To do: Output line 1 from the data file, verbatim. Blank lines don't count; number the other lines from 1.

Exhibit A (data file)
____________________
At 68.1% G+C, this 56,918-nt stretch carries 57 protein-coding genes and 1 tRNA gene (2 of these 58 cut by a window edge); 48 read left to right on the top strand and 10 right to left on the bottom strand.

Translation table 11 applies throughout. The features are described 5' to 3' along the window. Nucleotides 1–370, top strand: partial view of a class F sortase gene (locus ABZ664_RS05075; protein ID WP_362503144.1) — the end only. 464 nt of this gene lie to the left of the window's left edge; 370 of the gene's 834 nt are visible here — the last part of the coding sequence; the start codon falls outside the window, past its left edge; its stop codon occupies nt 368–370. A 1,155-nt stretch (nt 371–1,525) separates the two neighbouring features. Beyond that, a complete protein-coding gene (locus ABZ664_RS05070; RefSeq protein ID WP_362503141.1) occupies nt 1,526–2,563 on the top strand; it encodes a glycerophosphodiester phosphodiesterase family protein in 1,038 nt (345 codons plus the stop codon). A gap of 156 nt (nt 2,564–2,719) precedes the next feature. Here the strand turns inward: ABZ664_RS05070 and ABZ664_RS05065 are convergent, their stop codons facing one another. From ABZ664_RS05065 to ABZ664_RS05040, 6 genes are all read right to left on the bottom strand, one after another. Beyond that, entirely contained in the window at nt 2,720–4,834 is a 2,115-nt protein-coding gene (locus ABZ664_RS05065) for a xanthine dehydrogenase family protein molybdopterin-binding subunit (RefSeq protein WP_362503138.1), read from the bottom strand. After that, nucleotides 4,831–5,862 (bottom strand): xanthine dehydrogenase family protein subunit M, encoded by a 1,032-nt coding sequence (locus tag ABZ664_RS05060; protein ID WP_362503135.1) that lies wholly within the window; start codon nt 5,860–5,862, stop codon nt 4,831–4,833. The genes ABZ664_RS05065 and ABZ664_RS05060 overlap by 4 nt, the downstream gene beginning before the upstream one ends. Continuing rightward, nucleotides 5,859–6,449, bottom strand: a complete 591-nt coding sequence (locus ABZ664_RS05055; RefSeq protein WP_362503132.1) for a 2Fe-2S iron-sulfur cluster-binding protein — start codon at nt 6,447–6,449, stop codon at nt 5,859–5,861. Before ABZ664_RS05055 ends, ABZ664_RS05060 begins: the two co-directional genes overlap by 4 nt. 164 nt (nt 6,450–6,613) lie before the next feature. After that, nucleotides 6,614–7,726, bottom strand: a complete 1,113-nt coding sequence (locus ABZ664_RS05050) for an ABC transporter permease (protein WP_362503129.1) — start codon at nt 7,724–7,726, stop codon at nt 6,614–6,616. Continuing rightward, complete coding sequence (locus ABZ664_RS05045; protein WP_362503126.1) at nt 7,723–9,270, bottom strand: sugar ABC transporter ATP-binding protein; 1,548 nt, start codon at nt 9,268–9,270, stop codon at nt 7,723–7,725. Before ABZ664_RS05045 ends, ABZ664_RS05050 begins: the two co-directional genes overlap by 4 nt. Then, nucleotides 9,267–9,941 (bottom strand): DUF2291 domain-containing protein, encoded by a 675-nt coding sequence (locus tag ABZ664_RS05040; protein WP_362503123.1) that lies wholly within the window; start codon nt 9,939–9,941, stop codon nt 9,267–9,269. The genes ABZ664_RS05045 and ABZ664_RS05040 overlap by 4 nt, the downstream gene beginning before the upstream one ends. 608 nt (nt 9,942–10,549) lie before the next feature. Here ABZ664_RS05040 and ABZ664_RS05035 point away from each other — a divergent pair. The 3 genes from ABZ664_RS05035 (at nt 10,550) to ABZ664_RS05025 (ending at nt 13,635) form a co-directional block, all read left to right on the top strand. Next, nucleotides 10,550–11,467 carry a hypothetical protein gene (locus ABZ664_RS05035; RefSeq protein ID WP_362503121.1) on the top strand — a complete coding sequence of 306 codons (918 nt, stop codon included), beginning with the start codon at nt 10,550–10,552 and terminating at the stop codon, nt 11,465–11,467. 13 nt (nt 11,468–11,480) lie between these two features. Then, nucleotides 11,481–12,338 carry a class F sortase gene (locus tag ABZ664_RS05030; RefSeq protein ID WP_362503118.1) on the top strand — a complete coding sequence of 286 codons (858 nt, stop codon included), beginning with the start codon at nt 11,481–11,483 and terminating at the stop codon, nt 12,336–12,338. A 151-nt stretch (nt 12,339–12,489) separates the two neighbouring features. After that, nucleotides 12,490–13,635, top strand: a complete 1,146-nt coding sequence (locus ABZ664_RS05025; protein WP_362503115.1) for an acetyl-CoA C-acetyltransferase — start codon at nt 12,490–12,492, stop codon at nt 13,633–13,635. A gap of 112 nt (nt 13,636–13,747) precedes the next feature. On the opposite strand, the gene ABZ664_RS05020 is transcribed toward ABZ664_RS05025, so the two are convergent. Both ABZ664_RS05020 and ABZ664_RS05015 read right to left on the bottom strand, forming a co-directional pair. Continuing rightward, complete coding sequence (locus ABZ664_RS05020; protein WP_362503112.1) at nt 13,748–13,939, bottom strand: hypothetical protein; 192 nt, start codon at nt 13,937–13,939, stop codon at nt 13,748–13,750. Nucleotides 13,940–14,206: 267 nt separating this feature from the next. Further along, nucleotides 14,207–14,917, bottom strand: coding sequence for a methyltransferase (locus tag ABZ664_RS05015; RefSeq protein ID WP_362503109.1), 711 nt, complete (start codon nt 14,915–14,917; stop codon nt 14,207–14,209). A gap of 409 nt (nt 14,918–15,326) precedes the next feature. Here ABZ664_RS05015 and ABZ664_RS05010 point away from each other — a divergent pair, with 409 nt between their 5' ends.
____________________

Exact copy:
At 68.1% G+C, this 56,918-nt stretch carries 57 protein-coding genes and 1 tRNA gene (2 of these 58 cut by a window edge); 48 read left to right on the top strand and 10 right to left on the bottom strand.